If your goal is to help an emerging rider with a promising future find a young horse, the syndication costs would be notably less than if you opted to help an elite rider obtain a new 3* horse aiming for the next Olympics. In some cases, riders may already own their horses but have no financial means to continue to campaign them. In these cases, some riders may opt to sell a portion of their horse in exchange for annual maintenance support—enabling them to continue with training and competing.
This is the one-time amount you pay to purchase your share of the horse.
This is the annual cost you contribute to keep your horse going.
The Annual Maintenance cost helps cover yearly lessons and training, competition entry costs, monthly boarding, shoeing, equipment, tack, veterinary care, insurance, trailering, and shipping to international destinations. This cost will vary based on the competition level of the horse and rider, but generally range from $20,000 to $70,000 annually. This cost is split equally among the syndication members(it would cost a syndicate member $2,000 a year for a horse requiring a $20,000 annual maintenance fee split among 10 owners). It is important to note that a horse climbing up the ranks will incur additional annual expenses once it reaches the international level.
As a syndicate horse owner, you may enjoy tax benefits under the Horse Maintenance Program. Follow the link below for a detailed overview of tax benefits for Canadian horse syndicates:
How do you qualify for the Horse Maintenance Program?
The Horse Maintenance Program is designed to issue an official receipt for income tax purposes corresponding to the out-of-pocket expenses incurred in maintaining a team horse. The top 20 horses qualifying for the program are identified by their respective disciplines on an annual basis.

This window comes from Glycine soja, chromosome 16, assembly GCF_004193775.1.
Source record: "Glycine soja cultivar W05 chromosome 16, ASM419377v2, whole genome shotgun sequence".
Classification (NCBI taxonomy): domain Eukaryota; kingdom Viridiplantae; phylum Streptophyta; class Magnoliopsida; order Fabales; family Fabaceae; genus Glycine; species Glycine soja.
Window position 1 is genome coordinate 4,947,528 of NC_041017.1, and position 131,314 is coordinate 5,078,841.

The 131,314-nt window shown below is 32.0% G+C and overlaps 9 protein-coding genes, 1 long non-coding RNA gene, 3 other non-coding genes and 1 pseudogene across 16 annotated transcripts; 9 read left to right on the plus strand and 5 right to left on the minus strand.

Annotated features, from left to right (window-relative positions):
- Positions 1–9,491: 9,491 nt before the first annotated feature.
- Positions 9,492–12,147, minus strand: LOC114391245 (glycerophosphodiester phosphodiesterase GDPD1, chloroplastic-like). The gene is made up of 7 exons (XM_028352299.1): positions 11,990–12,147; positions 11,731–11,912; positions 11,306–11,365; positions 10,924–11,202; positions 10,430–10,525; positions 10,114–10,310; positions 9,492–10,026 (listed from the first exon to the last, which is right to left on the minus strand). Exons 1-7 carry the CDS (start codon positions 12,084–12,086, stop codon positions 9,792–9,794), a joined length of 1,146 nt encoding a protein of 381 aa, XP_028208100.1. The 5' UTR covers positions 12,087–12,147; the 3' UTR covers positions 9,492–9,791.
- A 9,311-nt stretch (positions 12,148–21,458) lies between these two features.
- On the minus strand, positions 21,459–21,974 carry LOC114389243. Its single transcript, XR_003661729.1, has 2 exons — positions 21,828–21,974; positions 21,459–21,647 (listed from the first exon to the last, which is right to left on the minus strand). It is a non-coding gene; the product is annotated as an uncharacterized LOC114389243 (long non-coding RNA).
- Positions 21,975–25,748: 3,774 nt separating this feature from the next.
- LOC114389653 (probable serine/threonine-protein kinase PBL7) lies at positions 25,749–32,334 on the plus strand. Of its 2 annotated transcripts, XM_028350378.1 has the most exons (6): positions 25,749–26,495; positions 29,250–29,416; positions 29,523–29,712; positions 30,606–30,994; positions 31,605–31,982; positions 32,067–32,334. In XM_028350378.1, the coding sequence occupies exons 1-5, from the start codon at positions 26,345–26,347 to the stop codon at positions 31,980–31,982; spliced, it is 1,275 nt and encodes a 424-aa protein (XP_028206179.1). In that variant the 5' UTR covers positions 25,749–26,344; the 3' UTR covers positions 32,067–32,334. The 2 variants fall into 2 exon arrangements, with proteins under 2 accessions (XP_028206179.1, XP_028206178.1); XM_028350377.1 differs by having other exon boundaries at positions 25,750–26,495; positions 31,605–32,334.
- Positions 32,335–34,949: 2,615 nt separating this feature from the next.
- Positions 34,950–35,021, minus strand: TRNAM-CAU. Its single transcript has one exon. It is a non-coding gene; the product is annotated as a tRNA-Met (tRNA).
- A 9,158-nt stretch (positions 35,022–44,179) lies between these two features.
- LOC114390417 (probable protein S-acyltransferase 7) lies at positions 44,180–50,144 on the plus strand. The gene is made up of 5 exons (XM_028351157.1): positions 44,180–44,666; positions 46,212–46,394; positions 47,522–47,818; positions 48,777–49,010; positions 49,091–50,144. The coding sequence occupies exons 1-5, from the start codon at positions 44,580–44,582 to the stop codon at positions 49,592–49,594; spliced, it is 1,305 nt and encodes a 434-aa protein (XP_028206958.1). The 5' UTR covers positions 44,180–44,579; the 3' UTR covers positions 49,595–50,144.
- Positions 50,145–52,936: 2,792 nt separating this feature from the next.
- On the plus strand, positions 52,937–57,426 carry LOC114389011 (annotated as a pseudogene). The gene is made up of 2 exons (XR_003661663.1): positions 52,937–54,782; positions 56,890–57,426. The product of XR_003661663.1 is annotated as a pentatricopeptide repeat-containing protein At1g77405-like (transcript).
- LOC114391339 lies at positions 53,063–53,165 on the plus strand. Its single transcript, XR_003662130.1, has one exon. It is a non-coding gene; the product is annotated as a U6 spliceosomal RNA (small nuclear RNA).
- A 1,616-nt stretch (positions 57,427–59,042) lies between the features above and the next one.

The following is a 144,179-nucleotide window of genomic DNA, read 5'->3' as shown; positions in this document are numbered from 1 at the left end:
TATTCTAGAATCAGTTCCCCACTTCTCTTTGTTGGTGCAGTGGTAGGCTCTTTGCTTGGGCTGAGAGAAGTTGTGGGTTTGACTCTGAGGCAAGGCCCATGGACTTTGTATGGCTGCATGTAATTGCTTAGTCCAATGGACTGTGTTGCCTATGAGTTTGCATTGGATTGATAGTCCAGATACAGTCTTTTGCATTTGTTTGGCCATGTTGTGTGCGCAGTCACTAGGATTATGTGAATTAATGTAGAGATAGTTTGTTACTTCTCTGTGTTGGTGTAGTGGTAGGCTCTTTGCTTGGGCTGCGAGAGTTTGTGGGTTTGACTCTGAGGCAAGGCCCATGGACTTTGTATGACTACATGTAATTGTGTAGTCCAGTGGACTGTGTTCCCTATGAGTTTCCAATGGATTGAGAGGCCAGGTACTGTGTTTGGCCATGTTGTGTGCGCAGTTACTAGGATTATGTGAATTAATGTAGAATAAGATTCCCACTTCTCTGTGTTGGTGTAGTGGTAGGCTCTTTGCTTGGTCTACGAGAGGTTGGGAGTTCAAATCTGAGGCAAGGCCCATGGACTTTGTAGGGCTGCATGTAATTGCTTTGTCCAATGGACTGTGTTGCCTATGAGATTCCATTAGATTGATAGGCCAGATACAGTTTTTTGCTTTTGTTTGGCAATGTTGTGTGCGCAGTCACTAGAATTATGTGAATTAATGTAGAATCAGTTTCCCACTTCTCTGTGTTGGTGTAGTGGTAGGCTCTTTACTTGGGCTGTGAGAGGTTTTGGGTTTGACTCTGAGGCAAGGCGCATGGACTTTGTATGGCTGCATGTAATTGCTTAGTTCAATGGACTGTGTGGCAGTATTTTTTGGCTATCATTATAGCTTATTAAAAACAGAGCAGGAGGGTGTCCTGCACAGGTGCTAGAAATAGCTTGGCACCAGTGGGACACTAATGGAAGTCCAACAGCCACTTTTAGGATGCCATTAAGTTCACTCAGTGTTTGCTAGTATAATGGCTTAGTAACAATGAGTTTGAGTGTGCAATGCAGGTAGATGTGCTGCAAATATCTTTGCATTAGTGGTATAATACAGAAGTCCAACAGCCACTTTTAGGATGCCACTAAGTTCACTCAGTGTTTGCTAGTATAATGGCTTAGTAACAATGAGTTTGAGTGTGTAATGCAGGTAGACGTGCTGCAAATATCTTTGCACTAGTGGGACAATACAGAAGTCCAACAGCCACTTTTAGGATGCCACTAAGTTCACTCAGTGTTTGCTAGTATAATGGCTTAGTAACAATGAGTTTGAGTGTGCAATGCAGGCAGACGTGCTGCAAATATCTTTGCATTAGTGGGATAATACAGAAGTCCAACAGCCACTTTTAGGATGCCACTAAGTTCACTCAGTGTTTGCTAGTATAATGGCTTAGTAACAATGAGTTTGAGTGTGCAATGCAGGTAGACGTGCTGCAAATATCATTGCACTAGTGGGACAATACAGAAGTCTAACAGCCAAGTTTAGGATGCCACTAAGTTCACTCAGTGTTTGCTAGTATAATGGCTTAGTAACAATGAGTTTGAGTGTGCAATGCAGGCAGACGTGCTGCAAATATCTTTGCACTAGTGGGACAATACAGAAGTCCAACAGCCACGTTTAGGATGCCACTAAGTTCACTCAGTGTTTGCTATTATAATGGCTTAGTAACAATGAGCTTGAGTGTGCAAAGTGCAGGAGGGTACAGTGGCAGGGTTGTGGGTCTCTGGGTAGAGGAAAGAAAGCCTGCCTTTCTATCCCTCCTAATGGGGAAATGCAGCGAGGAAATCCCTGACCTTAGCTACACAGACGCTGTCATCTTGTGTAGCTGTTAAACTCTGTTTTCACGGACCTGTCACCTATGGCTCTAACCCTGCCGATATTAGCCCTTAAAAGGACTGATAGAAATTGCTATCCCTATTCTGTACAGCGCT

Who is eligible for a donation receipt under the Horse Maintenance Program?
The owner, or the one who paid the actual expenses, is eligible for a donation receipt corresponding to the out-of-pocket expenses incurred in maintaining and competing a team horse. In accordance with the directive from CRA, eligible expenses will be restricted to out-of-pocket expenses that are required over-and-above the costs of the horse’s ordinary maintenance; predetermined at $2,000 per horse, will be deducted from the expenses submitted.
Can multiply owners or payers of expenses of the same horse qualify for the Horse Maintenance Program?
Yes. If more than one individual incurs expenses on the horse, a donation receipt will be issued to each individual based on the amount each person expended in maintaining the said horse supported by receipts. Donation receipts can only be issued to the individual or entity invoiced unless there is sufficient evidence (i.e. a cancelled cheque) that another person paid the invoice. Donation receipts for syndicated horses will be split amongst the syndicate members unless receipts otherwise support the request.
What type of expenditures are acceptable under the Horse Maintenance Program?
Maintenance expenses fall into the following general categories as they relate to the horse:
Board, Farrier, Veterinarian, Horse transport, Show entries, Training, Horse insurance, Other such as: Competition related travel, food and accommodation, Horse passports and license fee, Membership and sport license fees, Minor repairs to equipment.